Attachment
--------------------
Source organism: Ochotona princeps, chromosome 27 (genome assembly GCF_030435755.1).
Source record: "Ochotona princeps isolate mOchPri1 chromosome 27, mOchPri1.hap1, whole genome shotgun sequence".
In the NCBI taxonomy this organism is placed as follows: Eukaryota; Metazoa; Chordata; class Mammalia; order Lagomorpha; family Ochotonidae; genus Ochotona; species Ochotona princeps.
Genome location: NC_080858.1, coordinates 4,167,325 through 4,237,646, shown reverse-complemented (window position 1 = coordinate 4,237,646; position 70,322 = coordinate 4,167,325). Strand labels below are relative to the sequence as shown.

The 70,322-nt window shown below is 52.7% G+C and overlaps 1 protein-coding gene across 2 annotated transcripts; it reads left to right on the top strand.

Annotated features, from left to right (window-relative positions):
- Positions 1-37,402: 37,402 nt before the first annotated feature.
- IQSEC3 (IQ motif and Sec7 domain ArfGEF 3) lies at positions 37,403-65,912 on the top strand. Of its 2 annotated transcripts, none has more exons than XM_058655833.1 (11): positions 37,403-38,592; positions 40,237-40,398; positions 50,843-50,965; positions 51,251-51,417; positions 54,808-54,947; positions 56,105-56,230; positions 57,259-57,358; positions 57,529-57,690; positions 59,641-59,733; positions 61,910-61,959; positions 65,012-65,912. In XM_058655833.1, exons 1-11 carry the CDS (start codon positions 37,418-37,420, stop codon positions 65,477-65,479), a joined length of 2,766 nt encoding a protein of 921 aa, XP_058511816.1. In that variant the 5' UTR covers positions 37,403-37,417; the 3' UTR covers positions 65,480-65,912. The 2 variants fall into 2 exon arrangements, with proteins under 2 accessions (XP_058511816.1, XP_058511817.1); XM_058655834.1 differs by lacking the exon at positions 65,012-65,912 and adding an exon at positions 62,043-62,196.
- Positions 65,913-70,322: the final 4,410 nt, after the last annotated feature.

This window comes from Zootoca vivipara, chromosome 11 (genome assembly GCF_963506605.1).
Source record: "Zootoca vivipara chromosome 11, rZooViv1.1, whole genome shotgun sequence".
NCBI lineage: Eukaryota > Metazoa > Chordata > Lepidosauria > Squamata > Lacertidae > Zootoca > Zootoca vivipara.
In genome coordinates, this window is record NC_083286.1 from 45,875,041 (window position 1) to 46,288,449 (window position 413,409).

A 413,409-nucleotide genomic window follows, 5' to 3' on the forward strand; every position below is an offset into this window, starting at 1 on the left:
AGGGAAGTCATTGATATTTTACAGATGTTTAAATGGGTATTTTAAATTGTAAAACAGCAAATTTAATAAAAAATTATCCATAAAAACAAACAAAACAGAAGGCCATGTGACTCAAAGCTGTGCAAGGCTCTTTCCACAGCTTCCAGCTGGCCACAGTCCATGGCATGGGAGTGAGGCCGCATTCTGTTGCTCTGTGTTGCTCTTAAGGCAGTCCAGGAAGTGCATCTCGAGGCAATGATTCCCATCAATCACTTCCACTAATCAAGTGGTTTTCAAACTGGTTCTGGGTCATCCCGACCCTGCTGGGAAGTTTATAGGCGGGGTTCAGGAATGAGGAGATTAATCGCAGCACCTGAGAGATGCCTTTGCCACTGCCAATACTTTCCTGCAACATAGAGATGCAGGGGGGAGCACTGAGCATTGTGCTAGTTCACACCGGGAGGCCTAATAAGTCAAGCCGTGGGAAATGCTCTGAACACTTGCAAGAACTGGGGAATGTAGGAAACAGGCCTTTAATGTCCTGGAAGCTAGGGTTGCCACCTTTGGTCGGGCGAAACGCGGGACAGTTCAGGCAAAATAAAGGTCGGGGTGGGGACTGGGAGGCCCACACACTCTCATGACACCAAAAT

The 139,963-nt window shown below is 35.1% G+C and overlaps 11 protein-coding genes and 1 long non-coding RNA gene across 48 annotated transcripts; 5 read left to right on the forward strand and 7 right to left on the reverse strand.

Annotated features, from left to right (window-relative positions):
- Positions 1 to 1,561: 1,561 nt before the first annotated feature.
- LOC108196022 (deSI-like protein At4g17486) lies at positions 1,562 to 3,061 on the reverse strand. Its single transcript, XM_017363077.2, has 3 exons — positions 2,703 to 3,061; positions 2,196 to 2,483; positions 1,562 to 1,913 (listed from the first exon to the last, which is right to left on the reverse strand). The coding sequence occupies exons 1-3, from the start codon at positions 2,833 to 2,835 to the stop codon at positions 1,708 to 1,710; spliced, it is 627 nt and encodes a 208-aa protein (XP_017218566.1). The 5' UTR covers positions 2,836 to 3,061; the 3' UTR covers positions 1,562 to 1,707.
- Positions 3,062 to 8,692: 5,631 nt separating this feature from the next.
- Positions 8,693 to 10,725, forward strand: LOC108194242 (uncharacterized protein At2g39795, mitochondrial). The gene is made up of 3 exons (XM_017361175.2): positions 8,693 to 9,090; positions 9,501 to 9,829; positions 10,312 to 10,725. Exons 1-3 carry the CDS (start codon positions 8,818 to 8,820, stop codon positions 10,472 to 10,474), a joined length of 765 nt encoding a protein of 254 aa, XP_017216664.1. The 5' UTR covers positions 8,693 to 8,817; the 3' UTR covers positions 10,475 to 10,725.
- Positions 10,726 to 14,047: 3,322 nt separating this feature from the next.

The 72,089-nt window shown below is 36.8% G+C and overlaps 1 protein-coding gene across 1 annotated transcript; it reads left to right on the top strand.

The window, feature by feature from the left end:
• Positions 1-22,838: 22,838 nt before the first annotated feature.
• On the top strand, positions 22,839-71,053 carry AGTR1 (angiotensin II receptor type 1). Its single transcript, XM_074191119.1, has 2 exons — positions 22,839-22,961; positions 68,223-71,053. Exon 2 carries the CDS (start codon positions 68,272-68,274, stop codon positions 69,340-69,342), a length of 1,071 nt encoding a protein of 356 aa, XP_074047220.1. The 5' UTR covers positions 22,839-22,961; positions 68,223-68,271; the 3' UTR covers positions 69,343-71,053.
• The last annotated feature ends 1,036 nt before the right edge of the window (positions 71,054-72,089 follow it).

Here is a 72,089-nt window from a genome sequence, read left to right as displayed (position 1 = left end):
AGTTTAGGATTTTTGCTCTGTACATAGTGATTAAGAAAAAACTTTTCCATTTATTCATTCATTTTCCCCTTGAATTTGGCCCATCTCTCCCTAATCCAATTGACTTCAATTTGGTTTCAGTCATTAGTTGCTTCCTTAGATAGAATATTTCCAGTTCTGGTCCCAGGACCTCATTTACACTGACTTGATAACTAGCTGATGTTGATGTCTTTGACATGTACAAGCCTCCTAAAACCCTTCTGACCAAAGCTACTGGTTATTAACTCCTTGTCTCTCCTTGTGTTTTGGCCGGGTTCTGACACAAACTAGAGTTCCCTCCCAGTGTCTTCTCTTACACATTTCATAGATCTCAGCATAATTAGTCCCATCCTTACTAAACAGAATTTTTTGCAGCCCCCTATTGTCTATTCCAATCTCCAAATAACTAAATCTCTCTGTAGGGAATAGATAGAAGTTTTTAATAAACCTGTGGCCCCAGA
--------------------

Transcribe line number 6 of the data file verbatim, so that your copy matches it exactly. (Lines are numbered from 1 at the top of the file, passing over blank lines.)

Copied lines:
Annotated features, from left to right (window-relative positions):